Mentions: Both methods identified a significant (P < 0.01) increase in mean adipocyte size in tissue isolated from offspring of high-fat fed dams as compared with the offspring of chow-fed controls (Fig. 3). However, we found that the automated method consistently returned smaller values for cell size, the difference being exacerbated in larger cells. Specifically, the manual method returned an average fat cell size of 1004 µm2 in lean animals and 1733 µm2 in the high-fat group, compared with 901 µm2 and 1350 µm2 respectively by automated counting. This may have been as a consequence of over-estimates of area achieved with manual methods that rely on the calculation of an ellipse to approximate cell area. Specifically, ellipses are calculated from the longest axis values (which are themselves based in human judgment), as demonstrated in Figure 1C, and thus the area value obtained will consistently be a marginal over-estimate for a cell of irregular shape. In turn, this may explain the slight decrease in significance observed when diet-associated changes in fat size were assessed by the automated method compared with the manual approach. Similar changes in size distribution were observed in the offspring of high-fat fed groups with both methods (Fig. 4A and B). When the graphs of the two methods are superimposed, a slight leftward shift in the automated value is seen (Fig. 4C and D), consistent with more accurate size measurement as described above. The only point where a significant difference (P < 0.0001) was observed between automated and manual quantification (using a two-way ANOVA with a Bonferroni post-hoc test) was in the smallest size category (<500 µm2) in the offspring of the high-fat fed animals (Fig. 4D).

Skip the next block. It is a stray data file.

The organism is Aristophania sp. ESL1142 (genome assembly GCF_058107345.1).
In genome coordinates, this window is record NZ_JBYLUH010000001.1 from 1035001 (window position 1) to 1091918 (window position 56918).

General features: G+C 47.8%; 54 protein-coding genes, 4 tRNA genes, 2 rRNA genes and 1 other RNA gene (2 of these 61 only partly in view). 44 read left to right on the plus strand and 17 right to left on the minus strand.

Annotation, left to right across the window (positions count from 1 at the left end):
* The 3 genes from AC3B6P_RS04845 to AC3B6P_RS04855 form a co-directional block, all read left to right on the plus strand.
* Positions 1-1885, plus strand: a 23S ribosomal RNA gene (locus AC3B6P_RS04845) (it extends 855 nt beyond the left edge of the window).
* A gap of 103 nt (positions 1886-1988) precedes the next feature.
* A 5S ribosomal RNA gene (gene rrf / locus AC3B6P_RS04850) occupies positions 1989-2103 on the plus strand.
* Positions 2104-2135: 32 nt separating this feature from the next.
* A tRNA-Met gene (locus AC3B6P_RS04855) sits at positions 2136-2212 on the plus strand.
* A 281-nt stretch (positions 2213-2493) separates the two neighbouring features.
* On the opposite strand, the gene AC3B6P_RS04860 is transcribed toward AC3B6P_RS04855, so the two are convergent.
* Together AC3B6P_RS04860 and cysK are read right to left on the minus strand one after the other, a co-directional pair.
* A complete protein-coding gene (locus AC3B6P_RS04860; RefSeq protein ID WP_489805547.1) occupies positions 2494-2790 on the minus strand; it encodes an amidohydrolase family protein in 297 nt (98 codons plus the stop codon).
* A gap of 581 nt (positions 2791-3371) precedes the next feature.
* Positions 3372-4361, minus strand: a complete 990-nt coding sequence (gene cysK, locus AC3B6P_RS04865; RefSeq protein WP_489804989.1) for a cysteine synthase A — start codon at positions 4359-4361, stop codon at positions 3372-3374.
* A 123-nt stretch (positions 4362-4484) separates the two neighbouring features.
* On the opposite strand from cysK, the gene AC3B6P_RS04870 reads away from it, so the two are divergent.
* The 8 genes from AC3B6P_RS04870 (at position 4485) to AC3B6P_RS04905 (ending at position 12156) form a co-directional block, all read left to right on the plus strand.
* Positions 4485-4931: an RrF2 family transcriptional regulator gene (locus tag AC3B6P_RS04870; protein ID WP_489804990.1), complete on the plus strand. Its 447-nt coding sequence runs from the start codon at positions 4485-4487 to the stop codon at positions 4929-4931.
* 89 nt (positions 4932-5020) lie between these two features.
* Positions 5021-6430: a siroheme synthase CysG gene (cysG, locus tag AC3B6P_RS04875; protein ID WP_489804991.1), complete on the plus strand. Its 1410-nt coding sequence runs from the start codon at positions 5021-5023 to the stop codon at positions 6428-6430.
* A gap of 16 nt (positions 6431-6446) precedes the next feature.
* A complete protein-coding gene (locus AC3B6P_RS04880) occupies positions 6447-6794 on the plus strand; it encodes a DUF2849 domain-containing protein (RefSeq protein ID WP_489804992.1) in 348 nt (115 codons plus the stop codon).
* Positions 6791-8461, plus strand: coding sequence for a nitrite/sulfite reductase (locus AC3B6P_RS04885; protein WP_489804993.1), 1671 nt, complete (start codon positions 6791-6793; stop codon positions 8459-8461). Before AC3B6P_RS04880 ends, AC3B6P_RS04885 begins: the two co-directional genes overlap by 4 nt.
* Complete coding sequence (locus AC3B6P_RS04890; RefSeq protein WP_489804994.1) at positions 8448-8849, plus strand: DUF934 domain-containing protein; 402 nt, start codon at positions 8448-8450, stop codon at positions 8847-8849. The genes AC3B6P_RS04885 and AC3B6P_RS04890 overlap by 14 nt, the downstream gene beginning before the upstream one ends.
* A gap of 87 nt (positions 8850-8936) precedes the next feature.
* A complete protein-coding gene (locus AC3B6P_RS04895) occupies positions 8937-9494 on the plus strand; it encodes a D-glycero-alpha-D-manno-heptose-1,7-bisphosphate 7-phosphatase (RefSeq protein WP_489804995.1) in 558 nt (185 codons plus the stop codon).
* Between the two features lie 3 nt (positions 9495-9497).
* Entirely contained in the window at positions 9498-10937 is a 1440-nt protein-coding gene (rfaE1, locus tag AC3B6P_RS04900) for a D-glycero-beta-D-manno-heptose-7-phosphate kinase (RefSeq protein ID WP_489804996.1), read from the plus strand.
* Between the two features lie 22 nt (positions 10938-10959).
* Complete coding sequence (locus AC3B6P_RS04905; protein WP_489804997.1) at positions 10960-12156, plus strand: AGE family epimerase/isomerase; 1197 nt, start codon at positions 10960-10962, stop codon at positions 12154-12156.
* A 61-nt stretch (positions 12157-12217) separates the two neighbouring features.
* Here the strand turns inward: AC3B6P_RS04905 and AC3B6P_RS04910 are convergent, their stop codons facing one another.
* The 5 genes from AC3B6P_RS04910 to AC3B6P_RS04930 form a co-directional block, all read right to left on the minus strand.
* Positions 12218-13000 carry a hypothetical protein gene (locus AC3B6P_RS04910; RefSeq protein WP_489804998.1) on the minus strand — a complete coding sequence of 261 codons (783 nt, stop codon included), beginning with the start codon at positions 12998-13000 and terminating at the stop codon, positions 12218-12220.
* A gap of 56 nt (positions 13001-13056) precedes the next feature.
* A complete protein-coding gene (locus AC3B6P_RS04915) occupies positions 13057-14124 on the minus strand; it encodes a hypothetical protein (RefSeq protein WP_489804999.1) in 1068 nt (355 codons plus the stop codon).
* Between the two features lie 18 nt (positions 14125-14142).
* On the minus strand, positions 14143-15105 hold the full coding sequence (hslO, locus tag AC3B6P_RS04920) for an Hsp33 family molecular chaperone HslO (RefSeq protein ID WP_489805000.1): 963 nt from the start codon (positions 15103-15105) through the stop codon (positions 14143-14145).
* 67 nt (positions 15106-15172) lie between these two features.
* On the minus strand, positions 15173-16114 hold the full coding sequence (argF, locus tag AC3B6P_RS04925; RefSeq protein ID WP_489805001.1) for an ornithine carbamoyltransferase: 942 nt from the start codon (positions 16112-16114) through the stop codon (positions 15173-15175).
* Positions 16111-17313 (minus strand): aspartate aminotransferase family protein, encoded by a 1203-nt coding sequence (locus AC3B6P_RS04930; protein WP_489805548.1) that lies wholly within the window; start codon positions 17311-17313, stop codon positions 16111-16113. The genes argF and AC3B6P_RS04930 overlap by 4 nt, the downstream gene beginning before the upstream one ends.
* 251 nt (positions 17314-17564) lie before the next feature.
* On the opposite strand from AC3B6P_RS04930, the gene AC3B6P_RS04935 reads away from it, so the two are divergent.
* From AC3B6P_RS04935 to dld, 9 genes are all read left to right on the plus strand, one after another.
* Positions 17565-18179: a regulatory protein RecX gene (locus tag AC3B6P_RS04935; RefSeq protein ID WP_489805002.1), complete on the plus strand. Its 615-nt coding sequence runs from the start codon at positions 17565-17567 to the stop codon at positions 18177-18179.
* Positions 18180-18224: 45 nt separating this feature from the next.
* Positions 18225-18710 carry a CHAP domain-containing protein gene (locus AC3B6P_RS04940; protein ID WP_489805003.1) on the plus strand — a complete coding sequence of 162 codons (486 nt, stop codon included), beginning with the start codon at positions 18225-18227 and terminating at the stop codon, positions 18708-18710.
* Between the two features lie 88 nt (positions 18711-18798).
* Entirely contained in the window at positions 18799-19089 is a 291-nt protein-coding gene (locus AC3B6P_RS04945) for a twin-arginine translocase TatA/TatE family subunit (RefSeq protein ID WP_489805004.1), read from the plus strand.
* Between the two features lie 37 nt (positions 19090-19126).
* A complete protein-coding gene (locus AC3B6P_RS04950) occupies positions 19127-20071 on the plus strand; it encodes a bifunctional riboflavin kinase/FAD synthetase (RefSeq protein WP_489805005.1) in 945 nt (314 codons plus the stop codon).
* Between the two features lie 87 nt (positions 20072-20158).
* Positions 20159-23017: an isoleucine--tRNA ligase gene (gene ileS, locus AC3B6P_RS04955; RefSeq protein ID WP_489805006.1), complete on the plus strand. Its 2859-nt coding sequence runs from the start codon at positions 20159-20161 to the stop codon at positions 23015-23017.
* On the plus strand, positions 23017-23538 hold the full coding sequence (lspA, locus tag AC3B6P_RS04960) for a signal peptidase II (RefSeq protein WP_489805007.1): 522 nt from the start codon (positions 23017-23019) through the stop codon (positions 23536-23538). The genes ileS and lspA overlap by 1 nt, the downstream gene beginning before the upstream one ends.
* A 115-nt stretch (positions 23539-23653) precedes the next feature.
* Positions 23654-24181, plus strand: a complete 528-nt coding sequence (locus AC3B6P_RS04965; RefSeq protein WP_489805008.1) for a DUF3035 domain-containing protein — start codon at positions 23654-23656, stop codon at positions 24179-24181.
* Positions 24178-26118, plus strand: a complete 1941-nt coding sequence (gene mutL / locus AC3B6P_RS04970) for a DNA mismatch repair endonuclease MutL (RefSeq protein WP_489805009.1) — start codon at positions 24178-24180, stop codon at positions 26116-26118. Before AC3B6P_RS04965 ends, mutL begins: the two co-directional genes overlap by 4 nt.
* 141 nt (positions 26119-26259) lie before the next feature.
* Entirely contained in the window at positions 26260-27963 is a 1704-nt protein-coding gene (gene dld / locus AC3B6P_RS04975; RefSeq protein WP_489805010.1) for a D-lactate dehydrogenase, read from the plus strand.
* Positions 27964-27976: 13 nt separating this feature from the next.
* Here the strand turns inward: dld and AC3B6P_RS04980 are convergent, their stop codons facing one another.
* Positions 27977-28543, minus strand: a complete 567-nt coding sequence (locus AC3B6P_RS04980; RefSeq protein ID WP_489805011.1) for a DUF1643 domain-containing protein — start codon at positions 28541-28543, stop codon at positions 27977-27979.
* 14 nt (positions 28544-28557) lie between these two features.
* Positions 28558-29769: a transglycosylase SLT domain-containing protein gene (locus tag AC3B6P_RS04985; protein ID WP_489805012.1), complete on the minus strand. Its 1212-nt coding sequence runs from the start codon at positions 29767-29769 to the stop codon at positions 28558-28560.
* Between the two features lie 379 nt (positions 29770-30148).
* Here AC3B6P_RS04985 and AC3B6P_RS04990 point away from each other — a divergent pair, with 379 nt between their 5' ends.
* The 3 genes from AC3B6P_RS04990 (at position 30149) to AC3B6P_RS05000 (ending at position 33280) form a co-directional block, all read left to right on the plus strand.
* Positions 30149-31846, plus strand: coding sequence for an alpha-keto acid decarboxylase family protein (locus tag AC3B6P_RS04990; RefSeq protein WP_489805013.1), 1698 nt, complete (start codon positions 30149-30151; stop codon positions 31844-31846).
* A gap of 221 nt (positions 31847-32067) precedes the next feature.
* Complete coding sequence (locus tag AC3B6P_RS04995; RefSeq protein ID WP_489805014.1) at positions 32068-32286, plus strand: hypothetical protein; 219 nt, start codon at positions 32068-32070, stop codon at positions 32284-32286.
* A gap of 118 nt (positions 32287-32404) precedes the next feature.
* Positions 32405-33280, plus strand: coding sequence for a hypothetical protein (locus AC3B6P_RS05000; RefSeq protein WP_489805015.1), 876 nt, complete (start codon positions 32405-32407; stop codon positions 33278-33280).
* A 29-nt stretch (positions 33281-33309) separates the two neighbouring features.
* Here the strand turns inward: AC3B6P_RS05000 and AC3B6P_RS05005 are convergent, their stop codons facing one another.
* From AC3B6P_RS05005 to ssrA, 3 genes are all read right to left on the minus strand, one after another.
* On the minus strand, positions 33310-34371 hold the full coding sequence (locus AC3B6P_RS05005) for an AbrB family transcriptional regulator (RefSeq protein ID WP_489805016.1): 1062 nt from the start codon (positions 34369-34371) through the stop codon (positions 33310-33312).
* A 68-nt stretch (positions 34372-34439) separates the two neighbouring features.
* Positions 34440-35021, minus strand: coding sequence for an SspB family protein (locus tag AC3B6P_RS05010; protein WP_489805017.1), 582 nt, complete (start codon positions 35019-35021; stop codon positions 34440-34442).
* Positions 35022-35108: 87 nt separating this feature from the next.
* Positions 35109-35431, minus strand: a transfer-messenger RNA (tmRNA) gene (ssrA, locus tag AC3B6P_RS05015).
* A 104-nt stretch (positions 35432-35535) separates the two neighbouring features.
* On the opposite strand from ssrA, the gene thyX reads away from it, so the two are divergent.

A novel automated image analysis method for accurate adipocyte quantification.

Osman OS, Selway JL, Kępczyńska MA, Stocker CJ, O'Dowd JF, Cawthorne MA, Arch JR, Jassim S, Langlands K - Adipocyte (2013)

Figure 3. Comparison of mean adipocyte size derived from manual and automatic methods. Mean adipocyte size ± SD was calculated using at least 16 fields per whole-slide image, from at least 4 animals per group, chow (CH) of high-fat (HF) fed, using both manual ellipse measurements (A), and automatic pixel counting (B).
© Copyright Policy - open-access
Related In: Results  -  Collection

License
Show All Figures
getmorefigures.php?uid=PMC3756104&req=5

Figure 3: Figure 3. Comparison of mean adipocyte size derived from manual and automatic methods. Mean adipocyte size ± SD was calculated using at least 16 fields per whole-slide image, from at least 4 animals per group, chow (CH) of high-fat (HF) fed, using both manual ellipse measurements (A), and automatic pixel counting (B).